Two important discoveries by National Institute on Aging (NIA) grantees at Duke University this year establish, for the first time, identifiable genetic markers for late-onset Alzheimer's disease and suggest possible mechanisms for blocking the harmful gene's activities. The work of Dr. Allen Roses and his team at Duke is considered a breakthrough in Alzheimer's research, a disease that has baffled researchers for over twenty years since the disease's presence was first widely accepted. The other scientists contributing to the research include Michael Goedert and Ross Jakes, from the Medical Research Council Laboratory of Molecular Biology, Cambridge; Li-Ming Dong and Karl H. Weisgraber, from the University of California, San Francisco; and from Duke: Ann Saunders, Margaret Periack-Vance, Dr. Donald Schmechel and David Huang.
Alzheimer's disease was named after Dr. Alois Alzheimer, a doctor who, in 1907, detected a pathological condition that would later be noted as the first diagnosis of Alzheimer's in a human being. The principal symptoms of Alzheimer's that were detected by Dr. Alzheimer and are still the chief observational symptoms of the disease today, are: loss of memory, confusion, increasing disorientation and eventual inability to perform even the simplest functions on one's own. The only definitive way to make a diagnosis of Alzheimer's is through microscopic examinations of brain sections after the death of a patient. The portions of the brain of an Alzheimer's patient that deal with memory, emotion and cognitive thinking are riddled with clumps of protein plaques and tangles that are associated with destruction of the brain's ability to transmit information, while a healthy adult brain would display no such symptoms.
Dr. Alzheimer's pathological slides from 1912 of a patient's brain showed the same neurological findings that are still seen in Alzheimer's patients today.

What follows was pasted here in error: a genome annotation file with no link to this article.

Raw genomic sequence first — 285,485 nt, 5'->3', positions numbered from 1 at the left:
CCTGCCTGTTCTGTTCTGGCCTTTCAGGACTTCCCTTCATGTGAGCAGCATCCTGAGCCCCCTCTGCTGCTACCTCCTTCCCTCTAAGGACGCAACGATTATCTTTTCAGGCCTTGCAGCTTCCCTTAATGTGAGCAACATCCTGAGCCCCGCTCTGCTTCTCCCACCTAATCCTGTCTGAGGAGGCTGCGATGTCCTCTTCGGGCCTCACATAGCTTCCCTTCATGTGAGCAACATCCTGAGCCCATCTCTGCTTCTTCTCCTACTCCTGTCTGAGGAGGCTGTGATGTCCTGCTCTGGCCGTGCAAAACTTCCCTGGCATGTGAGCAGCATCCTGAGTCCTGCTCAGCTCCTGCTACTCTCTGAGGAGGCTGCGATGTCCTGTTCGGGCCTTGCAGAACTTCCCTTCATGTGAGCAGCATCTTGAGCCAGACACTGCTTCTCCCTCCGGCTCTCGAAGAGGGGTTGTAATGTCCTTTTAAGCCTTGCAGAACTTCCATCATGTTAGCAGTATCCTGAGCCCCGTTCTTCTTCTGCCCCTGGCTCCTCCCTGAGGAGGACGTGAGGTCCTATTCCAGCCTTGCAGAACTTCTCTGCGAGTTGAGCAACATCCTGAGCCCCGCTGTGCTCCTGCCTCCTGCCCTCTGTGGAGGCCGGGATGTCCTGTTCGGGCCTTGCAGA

The prevelance of Alzheimer's in the general population was not widely recognized until the 1970's. Today it is estimated that there are close to 4 million Alzheimer's patients in the United States and over 20 million patients worldwide who suffer from some form of the disease. There is no known cure and only recently has an approved treatment been available for cognitive symptoms. The drug, THA, is effective only in some circumstances for a few Alzheimer's sufferers. There have been advances in the ways to deal with and aid Alzheimer's patients, either through behavioral management techniques or psychotropic drugs. Through various organizations such as the Alzheimer's Association and the NIA, a component of the National Institutes of Health (NIH), the public has become better educated about various aspects of Alzheimer's disease. Problems still persist in training people to recognize the differences between simple and normal memory loss as one grows older, and the early signs of Alzheimer's disease. Since late 1987, there have been significant advances in our understanding of the biological aspects of brain function and how Alzheimer's disease may impair certain functions. It has been known for several years that a protein called beta-amyloid is a major component of senile plaques and vascular deposits typically found in the brains of Alzheimer's patients.
This year, Dr. Roses' group discovered that certain variants of the ApoE gene are found on chromosome 19 and that these gene variants are overwhelmingly linked to Alzheimer's disease. In the initial studies, the main culprit was the E4 variant of the ApoE gene, and persons carrying two copies of this gene were found to have an almost certain likelihood of developing Alzheimer's disease if they lived to be 75 years of age. Other variants of the gene and those people with only one copy of the E4 gene had less risk of developing Alzheimer's, but some risk was still evidenced. This research has just recently been corroborated by other researchers.
The next step of Alzheimer's researchers was to develop tests for the presence of the ApoE 4 gene and to find ways to block its harmful effects. Just recently, Dr. Roses' group discovered that the presence of the ApoE 3 gene variant protects against the abnormal changes in the proteins in the brain that would lead to Alzheimer's, while the E4 variant leaves the proteins unprotected. Nerve cells use microtubules to move molecules to places where they are needed in a cell, and ApoE 3 helps keeps the passageways open while ApoE 4 tends to cause blockages along the essential passageways. In other words, the E4 variant is deficient in its functioning while E3 is helpful to this essential process. This research helps to explain a possible mechanism for the pathological linkage of ApoE to Alzheimer's disease neurofibrillary tangles. Researchers believe that with this breakthrough, effective diagnostic methods, treatment, and perhaps a cure for this dreadful disease will be possible.